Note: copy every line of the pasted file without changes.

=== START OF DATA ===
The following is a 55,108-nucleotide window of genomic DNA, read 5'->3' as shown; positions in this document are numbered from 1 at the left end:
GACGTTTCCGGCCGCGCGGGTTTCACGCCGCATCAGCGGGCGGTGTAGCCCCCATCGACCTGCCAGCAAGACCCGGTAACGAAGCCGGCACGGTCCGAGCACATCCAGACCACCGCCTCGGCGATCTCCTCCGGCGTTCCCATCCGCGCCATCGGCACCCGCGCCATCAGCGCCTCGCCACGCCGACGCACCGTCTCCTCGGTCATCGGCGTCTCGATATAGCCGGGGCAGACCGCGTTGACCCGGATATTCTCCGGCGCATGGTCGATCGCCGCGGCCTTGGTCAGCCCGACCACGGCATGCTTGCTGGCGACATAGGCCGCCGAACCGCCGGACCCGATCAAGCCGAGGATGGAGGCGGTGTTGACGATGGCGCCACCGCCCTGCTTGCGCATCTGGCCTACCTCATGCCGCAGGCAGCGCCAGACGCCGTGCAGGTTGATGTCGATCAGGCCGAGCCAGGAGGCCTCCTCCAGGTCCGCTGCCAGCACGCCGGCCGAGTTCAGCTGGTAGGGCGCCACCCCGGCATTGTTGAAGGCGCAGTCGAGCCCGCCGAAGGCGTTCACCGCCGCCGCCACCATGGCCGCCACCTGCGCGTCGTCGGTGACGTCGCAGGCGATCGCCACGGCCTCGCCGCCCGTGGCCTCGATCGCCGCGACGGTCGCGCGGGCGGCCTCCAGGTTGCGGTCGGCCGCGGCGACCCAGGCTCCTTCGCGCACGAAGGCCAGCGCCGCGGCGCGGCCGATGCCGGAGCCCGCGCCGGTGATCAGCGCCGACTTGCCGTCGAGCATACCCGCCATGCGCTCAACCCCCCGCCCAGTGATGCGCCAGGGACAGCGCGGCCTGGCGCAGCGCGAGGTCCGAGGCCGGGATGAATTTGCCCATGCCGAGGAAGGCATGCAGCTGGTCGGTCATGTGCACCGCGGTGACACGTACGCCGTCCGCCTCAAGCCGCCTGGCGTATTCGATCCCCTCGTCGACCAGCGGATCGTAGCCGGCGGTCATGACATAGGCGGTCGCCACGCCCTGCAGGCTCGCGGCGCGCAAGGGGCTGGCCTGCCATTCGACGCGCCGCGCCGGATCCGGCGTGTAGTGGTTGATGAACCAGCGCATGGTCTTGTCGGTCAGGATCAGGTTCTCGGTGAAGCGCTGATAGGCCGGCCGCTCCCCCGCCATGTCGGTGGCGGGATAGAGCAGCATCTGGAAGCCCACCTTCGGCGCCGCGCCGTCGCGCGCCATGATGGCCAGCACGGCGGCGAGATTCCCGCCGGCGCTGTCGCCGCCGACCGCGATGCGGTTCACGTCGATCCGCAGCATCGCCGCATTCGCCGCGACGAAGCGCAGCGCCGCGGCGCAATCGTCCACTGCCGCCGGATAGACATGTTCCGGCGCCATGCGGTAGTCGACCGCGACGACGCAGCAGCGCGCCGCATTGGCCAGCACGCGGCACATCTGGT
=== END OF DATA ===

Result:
The following is a 55,108-nucleotide window of genomic DNA, read 5'->3' as shown; positions in this document are numbered from 1 at the left end:
GACGTTTCCGGCCGCGCGGGTTTCACGCCGCATCAGCGGGCGGTGTAGCCCCCATCGACCTGCCAGCAAGACCCGGTAACGAAGCCGGCACGGTCCGAGCACATCCAGACCACCGCCTCGGCGATCTCCTCCGGCGTTCCCATCCGCGCCATCGGCACCCGCGCCATCAGCGCCTCGCCACGCCGACGCACCGTCTCCTCGGTCATCGGCGTCTCGATATAGCCGGGGCAGACCGCGTTGACCCGGATATTCTCCGGCGCATGGTCGATCGCCGCGGCCTTGGTCAGCCCGACCACGGCATGCTTGCTGGCGACATAGGCCGCCGAACCGCCGGACCCGATCAAGCCGAGGATGGAGGCGGTGTTGACGATGGCGCCACCGCCCTGCTTGCGCATCTGGCCTACCTCATGCCGCAGGCAGCGCCAGACGCCGTGCAGGTTGATGTCGATCAGGCCGAGCCAGGAGGCCTCCTCCAGGTCCGCTGCCAGCACGCCGGCCGAGTTCAGCTGGTAGGGCGCCACCCCGGCATTGTTGAAGGCGCAGTCGAGCCCGCCGAAGGCGTTCACCGCCGCCGCCACCATGGCCGCCACCTGCGCGTCGTCGGTGACGTCGCAGGCGATCGCCACGGCCTCGCCGCCCGTGGCCTCGATCGCCGCGACGGTCGCGCGGGCGGCCTCCAGGTTGCGGTCGGCCGCGGCGACCCAGGCTCCTTCGCGCACGAAGGCCAGCGCCGCGGCGCGGCCGATGCCGGAGCCCGCGCCGGTGATCAGCGCCGACTTGCCGTCGAGCATACCCGCCATGCGCTCAACCCCCCGCCCAGTGATGCGCCAGGGACAGCGCGGCCTGGCGCAGCGCGAGGTCCGAGGCCGGGATGAATTTGCCCATGCCGAGGAAGGCATGCAGCTGGTCGGTCATGTGCACCGCGGTGACACGTACGCCGTCCGCCTCAAGCCGCCTGGCGTATTCGATCCCCTCGTCGACCAGCGGATCGTAGCCGGCGGTCATGACATAGGCGGTCGCCACGCCCTGCAGGCTCGCGGCGCGCAAGGGGCTGGCCTGCCATTCGACGCGCCGCGCCGGATCCGGCGTGTAGTGGTTGATGAACCAGCGCATGGTCTTGTCGGTCAGGATCAGGTTCTCGGTGAAGCGCTGATAGGCCGGCCGCTCCCCCGCCATGTCGGTGGCGGGATAGAGCAGCATCTGGAAGCCCACCTTCGGCGCCGCGCCGTCGCGCGCCATGATGGCCAGCACGGCGGCGAGATTCCCGCCGGCGCTGTCGCCGCCGACCGCGATGCGGTTCACGTCGATCCGCAGCATCGCCGCATTCGCCGCGACGAAGCGCAGCGCCGCGGCGCAATCGTCCACTGCCGCCGGATAGACATGTTCCGGCGCCATGCGGTAGTCGACCGCGACGACGCAGCAGCGCGCCGCATTGGCCAGCACGCGGCACATCTGGT